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Thursday, 23 August 1984
Page: 292


Senator WATSON(6.18) —I support the remarks of my colleagues Senators Sir John Carrick and Rae. I draw the Senate's attention to the role that has been played by a number of senators on both sides of the chamber. Again, I specifically mention Senators Rae and Sir John Carrick. At the same time I must also mention the role played by the honourable member for Bass, the Hon. Kevin Newman. I comment tonight principally on some of the remarks by our Queensland colleague because I believe that he has got some incorrect impressions. Those incorrect impressions were not gained as a result of a personal visit to the Australian Maritime College at either of its major establishments or as a result of travelling on one of the many sophisticated fishing vessels, principally the Bluefin, but as the result of an off the cuff remark by a fisherman.

As my colleague Senator Rae has mentioned, the college offers a wide range of facilities and courses, some very short and others very much more sophisticated and at the top level. What the previous speakers have mentioned is quite correct . The Australian fishing industry does need a major upgrading. It does require a greater degree of sophistication. We cannot allow this industry to stay in the dark ages; it must be uplifted. It is true that there are some very sophisticated techniques. I was present at the opening of the flume tank, which is one of the best in the world. In its sophistication it enables the most humble fisherman to learn how better to set his nets. It shows the ordinary fisherman, be he from Mackay or from Oyster Cove, how to set his nets relative to different forms of currents, to the actions of waves and to the actions of the sea. Not only can this save the fisherman a lot of money in trawling but also it can greatly increase his catch. This is what the college is all about. My colleagues have already said that Australia has not in the past done quite as well as a number of other countries. The establishment of this college was to help rectify this.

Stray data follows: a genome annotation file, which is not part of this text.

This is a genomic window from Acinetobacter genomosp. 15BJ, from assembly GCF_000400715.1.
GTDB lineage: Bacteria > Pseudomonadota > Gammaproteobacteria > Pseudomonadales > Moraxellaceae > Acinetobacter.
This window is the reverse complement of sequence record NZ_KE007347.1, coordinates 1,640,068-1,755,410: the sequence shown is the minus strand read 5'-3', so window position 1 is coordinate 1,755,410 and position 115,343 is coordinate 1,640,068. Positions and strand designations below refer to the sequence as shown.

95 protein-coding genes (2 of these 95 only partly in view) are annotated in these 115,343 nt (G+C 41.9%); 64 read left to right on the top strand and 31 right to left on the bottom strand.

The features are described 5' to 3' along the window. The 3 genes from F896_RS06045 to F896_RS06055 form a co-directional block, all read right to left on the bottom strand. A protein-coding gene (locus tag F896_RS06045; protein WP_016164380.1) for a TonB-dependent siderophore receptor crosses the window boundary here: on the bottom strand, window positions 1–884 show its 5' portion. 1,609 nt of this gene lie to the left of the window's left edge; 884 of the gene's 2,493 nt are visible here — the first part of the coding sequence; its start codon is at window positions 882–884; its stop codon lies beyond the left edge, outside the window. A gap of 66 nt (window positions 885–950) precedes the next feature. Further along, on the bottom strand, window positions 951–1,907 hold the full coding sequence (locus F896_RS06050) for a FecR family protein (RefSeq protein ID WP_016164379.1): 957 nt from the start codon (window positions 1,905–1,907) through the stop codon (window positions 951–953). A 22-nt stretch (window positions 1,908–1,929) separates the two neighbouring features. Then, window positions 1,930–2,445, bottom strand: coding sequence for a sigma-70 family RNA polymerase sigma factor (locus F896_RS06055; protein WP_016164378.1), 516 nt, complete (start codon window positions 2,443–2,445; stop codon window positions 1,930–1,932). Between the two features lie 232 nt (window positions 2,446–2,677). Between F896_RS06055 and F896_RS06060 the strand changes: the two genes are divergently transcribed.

The downturn in the maritime industry was mentioned. This does not really have a major impact on this college. It is significant, but it will not wreck the college. What is important is that there are other institutions or other developments, for instance, the Royal Australian Navy, the Royal Australian Air Force and the Australian Customs Service. All these bodies are sending people to this college because of its value to them and their enterprises. The Customs Service has fellows going out in boats. Their lives are at risk. They have to perform an important duty in stopping the drug trade and this is often done in hazardous conditions. Their survival depends upon their ability to handle boats in different conditions. I suggest that honourable senators opposite go down to Beauty Point to see some of the operations there or go out to Newnham and see the sophisticated pool, the sorts of equipment there and how best to use the equipment. So often, fishermen and other mariners go out to sea inadequately prepared in relation to the aids that are now available. This provides a focal point where people are encouraged to come from all over Australia and, as Senator Rae said, from all over the world now, because of its sophistication. I take this opportunity of expressing the appreciation for the lead this college has given under the direction of Captain Waters. It is growing. I believe it has a great future and it has a very wide use within the maritime industry of Australia.